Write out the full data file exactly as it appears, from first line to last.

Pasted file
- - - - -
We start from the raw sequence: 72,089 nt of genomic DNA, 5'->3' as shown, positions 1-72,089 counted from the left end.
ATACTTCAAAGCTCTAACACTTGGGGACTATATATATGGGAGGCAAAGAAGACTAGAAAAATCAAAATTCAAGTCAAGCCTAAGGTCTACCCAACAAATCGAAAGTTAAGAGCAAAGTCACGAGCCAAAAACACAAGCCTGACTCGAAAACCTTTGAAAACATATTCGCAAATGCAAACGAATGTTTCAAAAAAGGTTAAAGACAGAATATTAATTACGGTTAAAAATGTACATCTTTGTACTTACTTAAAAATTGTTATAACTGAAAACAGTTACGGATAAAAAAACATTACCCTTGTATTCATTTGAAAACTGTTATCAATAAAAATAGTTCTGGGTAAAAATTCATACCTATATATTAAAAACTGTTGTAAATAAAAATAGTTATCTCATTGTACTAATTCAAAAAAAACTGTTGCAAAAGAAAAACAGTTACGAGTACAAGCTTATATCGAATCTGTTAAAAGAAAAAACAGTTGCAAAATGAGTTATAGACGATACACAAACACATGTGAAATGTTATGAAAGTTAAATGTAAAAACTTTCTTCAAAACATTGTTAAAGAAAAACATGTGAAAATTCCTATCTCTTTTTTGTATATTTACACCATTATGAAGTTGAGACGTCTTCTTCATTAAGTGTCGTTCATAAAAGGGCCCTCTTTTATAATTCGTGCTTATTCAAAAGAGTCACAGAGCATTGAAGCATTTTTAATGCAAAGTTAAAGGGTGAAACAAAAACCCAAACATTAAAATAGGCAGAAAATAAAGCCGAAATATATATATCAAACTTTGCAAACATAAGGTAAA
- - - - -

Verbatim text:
We start from the raw sequence: 72,089 nt of genomic DNA, 5'->3' as shown, positions 1-72,089 counted from the left end.
ATACTTCAAAGCTCTAACACTTGGGGACTATATATATGGGAGGCAAAGAAGACTAGAAAAATCAAAATTCAAGTCAAGCCTAAGGTCTACCCAACAAATCGAAAGTTAAGAGCAAAGTCACGAGCCAAAAACACAAGCCTGACTCGAAAACCTTTGAAAACATATTCGCAAATGCAAACGAATGTTTCAAAAAAGGTTAAAGACAGAATATTAATTACGGTTAAAAATGTACATCTTTGTACTTACTTAAAAATTGTTATAACTGAAAACAGTTACGGATAAAAAAACATTACCCTTGTATTCATTTGAAAACTGTTATCAATAAAAATAGTTCTGGGTAAAAATTCATACCTATATATTAAAAACTGTTGTAAATAAAAATAGTTATCTCATTGTACTAATTCAAAAAAAACTGTTGCAAAAGAAAAACAGTTACGAGTACAAGCTTATATCGAATCTGTTAAAAGAAAAAACAGTTGCAAAATGAGTTATAGACGATACACAAACACATGTGAAATGTTATGAAAGTTAAATGTAAAAACTTTCTTCAAAACATTGTTAAAGAAAAACATGTGAAAATTCCTATCTCTTTTTTGTATATTTACACCATTATGAAGTTGAGACGTCTTCTTCATTAAGTGTCGTTCATAAAAGGGCCCTCTTTTATAATTCGTGCTTATTCAAAAGAGTCACAGAGCATTGAAGCATTTTTAATGCAAAGTTAAAGGGTGAAACAAAAACCCAAACATTAAAATAGGCAGAAAATAAAGCCGAAATATATATATCAAACTTTGCAAACATAAGGTAAA